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- 12/01/2005 - 01/01/2006
"Disorder in the house. . . reptile wisdom . . . zombies on the lawn, staggering around; Disorder in the house, there's a flaw in the system, a fly in the ointment's gonna bring the whole thing down."
Monday, February 28, 2005
The chief of the US delegation, Sichan Siv, went on to tell his counterparts that Washington opposed the ratification of the international treaty on women's equality, as well as resolutions that would "place emphasis on 'rights' that not all member states accept, such as so-called 'sexual rights'."
Mr Siv also told diplomats that Washington opposed any move to seek funds from industrialised countries to implement the reforms called for under the Beijing declaration.
The stand left America almost entirely isolated at the pre-conference sessions. According to officials who were at the meetings, only the Vatican observer supported Washington's hard line.
"Not all member states"? Well, "not all" meaning everyone but the U.S. and the Vatican observer. Great, another fearsome and united "coalition of the willing:" Us and some guy from the Vatican. Only a man as morally bankrupt as George W. Bush would object a global treaty on women's equality just to score political points with the Christian Right.
I'm not surprised. Disgusted and embarrassed, yeah, but not surprised.
Update: Much more on this topic can be found at Mahablog.
Sunday, February 27, 2005
As the editorial notes, "A large body of scientific evidence suggests that the free provision of clean needles curbs the spread of AIDS among drug users without increasing rates of addiction. Given that addicts are at the center of many of the AIDS epidemics in Eastern Europe and Asia, ignoring this science could cost millions of lives. In Russia, as of 2004, 80 percent of all HIV cases involved drug injectors, and many of these infections occurred because addicts share contaminated needles. In Malaysia, China, Vietnam and Ukraine, drug injectors also account for more than half of all HIV cases. Once a critical mass of drug users carries the virus, the epidemic spreads via unprotected sex to non-drug users."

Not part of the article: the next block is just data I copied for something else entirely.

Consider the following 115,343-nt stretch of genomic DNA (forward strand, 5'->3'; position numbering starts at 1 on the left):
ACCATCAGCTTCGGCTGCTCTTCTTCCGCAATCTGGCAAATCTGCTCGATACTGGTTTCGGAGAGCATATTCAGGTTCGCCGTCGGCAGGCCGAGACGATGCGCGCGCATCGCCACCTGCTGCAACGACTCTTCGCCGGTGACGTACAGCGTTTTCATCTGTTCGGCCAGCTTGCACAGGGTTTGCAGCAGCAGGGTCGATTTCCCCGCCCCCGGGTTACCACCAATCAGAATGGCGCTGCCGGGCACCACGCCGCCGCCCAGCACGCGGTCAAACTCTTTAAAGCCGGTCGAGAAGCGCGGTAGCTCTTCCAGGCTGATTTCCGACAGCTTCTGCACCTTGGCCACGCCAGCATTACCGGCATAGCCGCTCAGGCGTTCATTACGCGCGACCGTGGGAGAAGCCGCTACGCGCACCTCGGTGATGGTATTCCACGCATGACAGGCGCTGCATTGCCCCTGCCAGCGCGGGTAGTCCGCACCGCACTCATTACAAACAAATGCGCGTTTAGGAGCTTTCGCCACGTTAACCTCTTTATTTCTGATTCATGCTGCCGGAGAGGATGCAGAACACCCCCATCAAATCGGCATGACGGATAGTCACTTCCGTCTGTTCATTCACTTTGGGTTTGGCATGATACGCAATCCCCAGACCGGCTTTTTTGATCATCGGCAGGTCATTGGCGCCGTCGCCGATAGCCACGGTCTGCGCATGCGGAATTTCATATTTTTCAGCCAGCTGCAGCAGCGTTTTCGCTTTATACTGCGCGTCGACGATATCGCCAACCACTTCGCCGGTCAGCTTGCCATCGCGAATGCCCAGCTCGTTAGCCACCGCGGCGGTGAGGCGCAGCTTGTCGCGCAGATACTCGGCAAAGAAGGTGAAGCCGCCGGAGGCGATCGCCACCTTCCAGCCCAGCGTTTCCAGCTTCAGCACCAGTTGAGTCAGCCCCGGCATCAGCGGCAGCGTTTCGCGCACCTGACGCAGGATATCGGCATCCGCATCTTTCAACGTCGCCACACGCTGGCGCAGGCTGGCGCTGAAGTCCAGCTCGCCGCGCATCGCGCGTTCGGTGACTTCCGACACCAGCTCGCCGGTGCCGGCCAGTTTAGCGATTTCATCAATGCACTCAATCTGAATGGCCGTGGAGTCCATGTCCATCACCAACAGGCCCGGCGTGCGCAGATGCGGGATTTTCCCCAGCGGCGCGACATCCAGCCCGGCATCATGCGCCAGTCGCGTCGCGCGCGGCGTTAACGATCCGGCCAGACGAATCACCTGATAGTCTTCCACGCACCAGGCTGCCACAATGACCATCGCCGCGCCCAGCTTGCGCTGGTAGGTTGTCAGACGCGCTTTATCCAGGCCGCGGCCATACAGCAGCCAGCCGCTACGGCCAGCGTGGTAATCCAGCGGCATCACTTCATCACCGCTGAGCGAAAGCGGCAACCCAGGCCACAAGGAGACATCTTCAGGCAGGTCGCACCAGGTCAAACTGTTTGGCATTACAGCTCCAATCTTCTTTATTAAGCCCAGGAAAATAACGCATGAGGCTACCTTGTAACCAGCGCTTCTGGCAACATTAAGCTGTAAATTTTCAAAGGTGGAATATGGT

In spite of such evidence, not only does the administration refuse to "spend federal dollars on needle exchange, but the administration also is waging a campaign to persuade the United Nations to toe its misguided line. The U.N. Office on Drugs and Crime, which is heavily reliant on U.S. funding, has been made to expunge references to needle exchange from its literature, and the administration is expected to continue its pressure on the United Nations at a meeting that starts March 7."
Even worse, when questioned on a policy so clearly contrary to scientific evidence, the State Department spokesmen do what this administration does so well: They lie. What's more, they lie blatantly and stupidly, by citing three studies which purportedly document the ineffectiveness of needle exchange programs, when in fact, the studies cited show just the opposite.
"One of [the researchers cited] is Steffanie A. Strathdee of the University of California at San Diego; when we contacted her, she responded that her research "supports the expansion of needle exchange programs, not the opposite." Another researcher cited by the administration is Martin T. Schechter of the University of British Columbia; he wrote us that "Our research here in Vancouver has been repeatedly used to cast doubt on needle exchange programs. I believe this is a clear misinterpretation of the facts." Yet a third researcher cited by the administration is Julie Bruneau at the University of Montreal; she told us that "in the vast majority of cases needle exchange programs drive HIV incidence lower." We asked Dr. Bruneau whether she favored needle exchanges in countries such as Russia or Thailand. "Yes, sure," she responded."
On the other hand, "Evidence that the administration does not cite leaves little doubt about the case for needle exchange. A study of 81 cities published in 1997 in the Lancet, a medical journal, found that in cities without needle-exchange programs, HIV infection rates among injection drug users rose by nearly 6 percent per year; by contrast, cities that had introduced free-needle programs witnessed a decrease in infection rates of about the same magnitude."
So, ignorance or dishonesty? This one isn't even close. As the editorial notes, the administration's attempt to influence the U.N. to follow misguided U.S. policy amounts to "bullying flat-earthism. It won't help President Bush's current effort to relaunch his image among allies. And it's almost certain to kill people."
"As the criminal, sinful war in Iraq enters its third year, the president goes to Europe to heal the wounds between the United States and its former allies, on his own terms of course. The White House propaganda mill will hail it as another victory for the president and ignore the fact that most Europeans still consider the war dangerous folly and the president a dangerous fool.
One hears new rationalizations for the war on this side of the Atlantic. After the hearings on Secretary of State Rice, a Republican senator, with all the self-righteous anger that characterizes many such, proclaimed, "The Democrats just have to understand that the president really believed there were weapons of mass destruction in Iraq." This justification is not unlike the one heard frequently at the White House, "The president believed the intelligence agencies of the world."